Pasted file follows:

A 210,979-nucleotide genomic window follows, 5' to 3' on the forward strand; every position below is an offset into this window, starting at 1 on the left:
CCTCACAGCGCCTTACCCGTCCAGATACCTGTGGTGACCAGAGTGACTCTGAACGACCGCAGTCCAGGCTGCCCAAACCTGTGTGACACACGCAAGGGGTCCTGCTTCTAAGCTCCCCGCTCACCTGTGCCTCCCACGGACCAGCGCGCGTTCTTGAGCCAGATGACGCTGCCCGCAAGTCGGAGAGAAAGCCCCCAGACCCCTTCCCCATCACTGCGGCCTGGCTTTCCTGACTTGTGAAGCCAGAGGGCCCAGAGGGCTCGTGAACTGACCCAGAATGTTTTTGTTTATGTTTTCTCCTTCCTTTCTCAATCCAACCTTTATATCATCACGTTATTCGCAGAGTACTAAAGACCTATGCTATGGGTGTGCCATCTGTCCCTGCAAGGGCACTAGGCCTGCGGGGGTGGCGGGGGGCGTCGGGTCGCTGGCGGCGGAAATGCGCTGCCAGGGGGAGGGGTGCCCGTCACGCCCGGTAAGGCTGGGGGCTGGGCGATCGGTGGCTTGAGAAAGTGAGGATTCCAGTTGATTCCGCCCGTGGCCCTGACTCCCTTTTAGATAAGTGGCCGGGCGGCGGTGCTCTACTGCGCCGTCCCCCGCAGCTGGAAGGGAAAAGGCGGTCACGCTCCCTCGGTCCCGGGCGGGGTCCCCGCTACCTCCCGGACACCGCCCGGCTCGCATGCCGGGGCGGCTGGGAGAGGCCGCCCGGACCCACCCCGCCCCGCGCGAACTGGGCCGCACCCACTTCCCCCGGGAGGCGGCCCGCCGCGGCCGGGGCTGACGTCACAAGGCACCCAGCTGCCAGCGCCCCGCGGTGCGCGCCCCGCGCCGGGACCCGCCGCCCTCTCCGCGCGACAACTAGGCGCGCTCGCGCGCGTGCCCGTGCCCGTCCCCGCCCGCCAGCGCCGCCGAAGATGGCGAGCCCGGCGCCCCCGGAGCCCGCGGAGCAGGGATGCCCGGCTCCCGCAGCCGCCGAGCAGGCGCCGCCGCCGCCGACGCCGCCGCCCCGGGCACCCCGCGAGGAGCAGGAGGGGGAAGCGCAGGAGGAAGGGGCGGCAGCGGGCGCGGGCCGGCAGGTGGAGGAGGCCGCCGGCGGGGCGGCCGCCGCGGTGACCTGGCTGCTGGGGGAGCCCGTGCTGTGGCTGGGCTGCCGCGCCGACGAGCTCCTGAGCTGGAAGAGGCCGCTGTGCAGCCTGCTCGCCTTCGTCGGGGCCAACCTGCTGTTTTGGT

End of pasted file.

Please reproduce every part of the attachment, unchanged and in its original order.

A 210,979-nucleotide genomic window follows, 5' to 3' on the forward strand; every position below is an offset into this window, starting at 1 on the left:
CCTCACAGCGCCTTACCCGTCCAGATACCTGTGGTGACCAGAGTGACTCTGAACGACCGCAGTCCAGGCTGCCCAAACCTGTGTGACACACGCAAGGGGTCCTGCTTCTAAGCTCCCCGCTCACCTGTGCCTCCCACGGACCAGCGCGCGTTCTTGAGCCAGATGACGCTGCCCGCAAGTCGGAGAGAAAGCCCCCAGACCCCTTCCCCATCACTGCGGCCTGGCTTTCCTGACTTGTGAAGCCAGAGGGCCCAGAGGGCTCGTGAACTGACCCAGAATGTTTTTGTTTATGTTTTCTCCTTCCTTTCTCAATCCAACCTTTATATCATCACGTTATTCGCAGAGTACTAAAGACCTATGCTATGGGTGTGCCATCTGTCCCTGCAAGGGCACTAGGCCTGCGGGGGTGGCGGGGGGCGTCGGGTCGCTGGCGGCGGAAATGCGCTGCCAGGGGGAGGGGTGCCCGTCACGCCCGGTAAGGCTGGGGGCTGGGCGATCGGTGGCTTGAGAAAGTGAGGATTCCAGTTGATTCCGCCCGTGGCCCTGACTCCCTTTTAGATAAGTGGCCGGGCGGCGGTGCTCTACTGCGCCGTCCCCCGCAGCTGGAAGGGAAAAGGCGGTCACGCTCCCTCGGTCCCGGGCGGGGTCCCCGCTACCTCCCGGACACCGCCCGGCTCGCATGCCGGGGCGGCTGGGAGAGGCCGCCCGGACCCACCCCGCCCCGCGCGAACTGGGCCGCACCCACTTCCCCCGGGAGGCGGCCCGCCGCGGCCGGGGCTGACGTCACAAGGCACCCAGCTGCCAGCGCCCCGCGGTGCGCGCCCCGCGCCGGGACCCGCCGCCCTCTCCGCGCGACAACTAGGCGCGCTCGCGCGCGTGCCCGTGCCCGTCCCCGCCCGCCAGCGCCGCCGAAGATGGCGAGCCCGGCGCCCCCGGAGCCCGCGGAGCAGGGATGCCCGGCTCCCGCAGCCGCCGAGCAGGCGCCGCCGCCGCCGACGCCGCCGCCCCGGGCACCCCGCGAGGAGCAGGAGGGGGAAGCGCAGGAGGAAGGGGCGGCAGCGGGCGCGGGCCGGCAGGTGGAGGAGGCCGCCGGCGGGGCGGCCGCCGCGGTGACCTGGCTGCTGGGGGAGCCCGTGCTGTGGCTGGGCTGCCGCGCCGACGAGCTCCTGAGCTGGAAGAGGCCGCTGTGCAGCCTGCTCGCCTTCGTCGGGGCCAACCTGCTGTTTTGGT